Former ECC breaststroke record-holder Troy Hosmer weighs in on Fitch's Nowak leaving his own mark

When Fitch/Stonington's Pat Nowak broke the 100-yard breaststroke record at the Eastern Connecticut Conference swimming championship in March and was later named The Day’s 2017 All-Area Swimmer of the Year, I had questions for former record-holder Troy Hosmer of Waterford.

Hosmer originally set the mark in 1989, finishing in 1 minute, 1.47 seconds. Nowak, a junior at Stonington High School, surpassed that, winning this year’s title in 1:01.38.

What does swimming the breaststroke entail and why was that the longest standing ECC record, with most of the others being broken and rebroken time after time since 1989? I couldn’t find Hosmer, a retired Coast Guardsman who now lives in San Francisco, quick enough to quote him in Nowak’s Swimmer of the Year story.

But I talked to him this week. And he had been thinking about his answers since finding out Nowak, who also comes from a military background — his dad, Brian is a Navy commander — was finally the one to knock him from the record books.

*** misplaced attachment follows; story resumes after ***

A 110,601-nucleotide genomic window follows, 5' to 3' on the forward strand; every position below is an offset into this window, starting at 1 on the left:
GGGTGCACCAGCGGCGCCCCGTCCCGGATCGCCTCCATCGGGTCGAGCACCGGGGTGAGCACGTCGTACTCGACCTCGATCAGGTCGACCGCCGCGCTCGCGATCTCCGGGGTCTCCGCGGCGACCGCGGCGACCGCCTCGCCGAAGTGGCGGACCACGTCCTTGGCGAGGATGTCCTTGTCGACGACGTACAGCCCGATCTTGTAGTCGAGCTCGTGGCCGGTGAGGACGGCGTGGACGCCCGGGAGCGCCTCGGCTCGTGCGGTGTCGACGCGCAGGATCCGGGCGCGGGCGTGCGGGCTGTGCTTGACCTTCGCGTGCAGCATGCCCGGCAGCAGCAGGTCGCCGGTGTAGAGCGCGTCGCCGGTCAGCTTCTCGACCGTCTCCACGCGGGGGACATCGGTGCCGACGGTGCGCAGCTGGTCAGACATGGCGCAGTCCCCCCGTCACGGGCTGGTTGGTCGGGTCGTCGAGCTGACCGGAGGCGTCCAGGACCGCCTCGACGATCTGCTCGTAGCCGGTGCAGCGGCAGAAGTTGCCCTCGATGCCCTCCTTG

Hosmer went on to swim at the Coast Guard Academy, always swam no matter where his career took him, including a stint in Honolulu in a masters program run by former Olympian Rowdy Gaines.

“Breaststrokers are probably a little crazier than most other swimmers,” Hosmer said. “It’s probably one of the more technical strokes. There’s a lot of moving parts (arms and legs). You can’t just muscle your way through the breaststroke; there’s a combination of power and finesse.”

Hosmer referenced Mike Barrowman, a former teammate of his in club swimming who went on to be the world record-holder in the 200 breaststroke. Barrowman’s mark of 2:10.16 in that event — set at the 1992 Olympics in Barcelona — stood for more than 10 years, another longstanding breaststroke record finally broken in 2002.

Hosmer, 45, retired from the Coast Guard last summer. He formerly served as commander of the cutters Pea Island, Monsoon and Venturous. He and his wife Juliana have one daughter, Hanna, who has started swimming.

Of Nowak’s record, he said, “I think it’s great honestly.”

“The mental piece (of swimming) is hard,” Hosmer said. “If you’re looking for an easy day in the pool, you’re in the wrong sport. (A record) provides some motivation. When someone breaks it, it’s because they worked hard, pushed themselves, feel good about themselves. Hopefully, my record provided some motivation, just like his record will provide motivation for someone else to work hard.”

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